Although there is no solid evidence linking Libya to yesterday's march or other demonstrations, officials in Washington have expressed concern about Libyan agents secretly infiltrating Sudan since Nimeri's state security organization was dismantled. U.S. officials reportedly have increased security here as a precaution against possible Libyan-backed terrorism aimed at Americans.

But much of Qaddafi's effort to gain influence here is conspicuous rather than covert, and many Sudanese seem to consider it arrogant. When Qaddafi arrived at Khartoum airport on May 18, he gave Sudanese officials only a few hours' notice, forcing several top officials suddenly to rearrange their schedules to accommodate him.

Both Qaddafi and his top deputy, Abdul Salaam Jalloud, who visited for a week in May, made disparaging comments about Egypt and the United States that some Sudanese officials regarded as pointlessly insulting and provocative to countries with which Sudan has vital ties.

Qaddafi called for an end to Egyptian influence here, then promised that his "popular revolution would infiltrate artificial borders," according to a report by the official Sudanese news agency.

The Libyan embassy that was shut down by Nimeri -- who once called for Qaddafi's assassination -- has reopened under a tattered green flag as the Libyan Brotherhood Office. The most conspicuous Libyan influence, however, is the headquarters of the Sudanese Revolutionary Committees across the Nile in Omdurman.

The front of the bright green building, which used to be a third-rate motel, is now draped with banners declaring, among other things, "The masses demand the head of Nimeri," who is exiled in Egypt.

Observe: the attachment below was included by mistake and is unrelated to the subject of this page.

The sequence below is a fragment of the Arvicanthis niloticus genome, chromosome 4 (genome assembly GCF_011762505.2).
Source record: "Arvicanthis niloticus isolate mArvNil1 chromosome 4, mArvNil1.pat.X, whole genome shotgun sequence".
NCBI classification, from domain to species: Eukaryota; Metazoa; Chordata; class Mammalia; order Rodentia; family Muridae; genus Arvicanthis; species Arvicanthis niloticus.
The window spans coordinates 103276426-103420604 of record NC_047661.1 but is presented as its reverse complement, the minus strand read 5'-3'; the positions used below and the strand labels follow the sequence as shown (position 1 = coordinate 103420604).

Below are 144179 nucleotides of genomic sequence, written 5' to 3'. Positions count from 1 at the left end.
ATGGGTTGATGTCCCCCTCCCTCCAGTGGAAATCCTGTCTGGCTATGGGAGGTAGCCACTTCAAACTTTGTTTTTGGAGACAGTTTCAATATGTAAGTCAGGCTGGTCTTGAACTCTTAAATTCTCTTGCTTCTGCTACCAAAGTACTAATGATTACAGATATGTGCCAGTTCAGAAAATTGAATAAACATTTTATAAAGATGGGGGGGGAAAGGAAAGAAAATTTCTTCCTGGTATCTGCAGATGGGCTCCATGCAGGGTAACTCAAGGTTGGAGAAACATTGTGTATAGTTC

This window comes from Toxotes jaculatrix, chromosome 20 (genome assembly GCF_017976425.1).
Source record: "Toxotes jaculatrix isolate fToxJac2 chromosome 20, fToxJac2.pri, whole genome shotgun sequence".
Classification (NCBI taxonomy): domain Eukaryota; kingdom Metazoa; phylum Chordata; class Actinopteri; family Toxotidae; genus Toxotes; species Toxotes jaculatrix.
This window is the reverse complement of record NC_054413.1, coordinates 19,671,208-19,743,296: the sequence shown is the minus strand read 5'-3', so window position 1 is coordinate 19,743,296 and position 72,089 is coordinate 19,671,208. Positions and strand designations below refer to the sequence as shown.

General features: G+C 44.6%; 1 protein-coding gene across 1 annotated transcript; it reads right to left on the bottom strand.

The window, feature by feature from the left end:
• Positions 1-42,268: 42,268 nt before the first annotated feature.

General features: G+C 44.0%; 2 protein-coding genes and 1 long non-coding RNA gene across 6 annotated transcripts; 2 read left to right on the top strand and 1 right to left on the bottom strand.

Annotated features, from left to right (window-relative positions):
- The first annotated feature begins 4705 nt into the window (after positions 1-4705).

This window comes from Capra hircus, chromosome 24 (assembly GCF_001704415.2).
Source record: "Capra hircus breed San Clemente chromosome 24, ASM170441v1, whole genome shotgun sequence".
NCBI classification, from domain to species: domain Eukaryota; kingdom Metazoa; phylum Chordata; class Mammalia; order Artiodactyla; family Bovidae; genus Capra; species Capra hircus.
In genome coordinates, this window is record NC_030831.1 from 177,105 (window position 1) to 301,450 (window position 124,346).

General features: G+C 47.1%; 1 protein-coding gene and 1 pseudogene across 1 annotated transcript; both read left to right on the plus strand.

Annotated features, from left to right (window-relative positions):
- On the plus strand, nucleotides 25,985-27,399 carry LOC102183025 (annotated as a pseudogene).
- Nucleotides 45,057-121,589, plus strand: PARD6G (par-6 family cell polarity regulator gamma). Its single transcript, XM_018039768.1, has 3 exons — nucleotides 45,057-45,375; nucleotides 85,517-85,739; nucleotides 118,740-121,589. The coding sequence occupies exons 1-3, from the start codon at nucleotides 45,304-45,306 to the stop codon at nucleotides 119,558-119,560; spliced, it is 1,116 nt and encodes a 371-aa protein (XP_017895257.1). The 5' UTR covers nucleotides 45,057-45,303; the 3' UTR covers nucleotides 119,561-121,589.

The main organizers of the committees are long-time revolutionaries with extensive military training and experience in clandestine operations, according to Sadiq Ibrahim, one of their spokesmen.

Ibrahim said about 1,800 Sudanese exiles have returned under the committees' auspices since the April coup, but he declined to estimate the membership of the committees.

During the Nimeri regime, he said, "We used to keep our work very secret" and as exiles, members of the committee went to "many countries for military training and ideological and psychological courses." Ibrahim was reluctant to name those countries, but mentioned that during his 10-year exile he had been in Syria and Lebanon and had worked with the Palestine Liberation Organization.

Within about three weeks of the coup, the leader of the Sudanese Revolutionary Committees, Abdullah Zakaria, flew to Khartoum with about 200 of his men, Ibrahim said. They arrived uniformed and armed, but turned their weapons over to the authorities here, he added.

"The western and especially the American media try to portray us as terrorists commanded by Qaddafi," Ibrahim said. "Absolutely, we are not like that." Since the group's primary goal had been to oust Nimeri, Ibrahim said, there was no need to keep the weapons.

Western diplomats note that the committee's people could easily rearm if they chose. Ibrahim said that if the committees were to be suppressed by a new government, "of course" its members would again take up weapons.

Using Qaddafi's philosophy of an unstructured peoples' government as its model, the revolutionary committees hope to make Sudan "a progressive country," said Ibrahim.

Mainstream Sudanese politicians trying to rebuild a government and their own parties after 16 years of Nimeri's dictatorship appear to have little patience with any of this.

The Umma Party of Sadiq Mahdi, for instance, received substantial support from Libya when it was being persecuted by Nimeri in the 1970s. During Jalloud's visit here in May, Mahdi held a rally in his honor, to show, as one senior Umma official put it, "a little bit of gratitude."

But asked what he thought of Qaddafi's political ideas, the Umma official dismissed them as useless.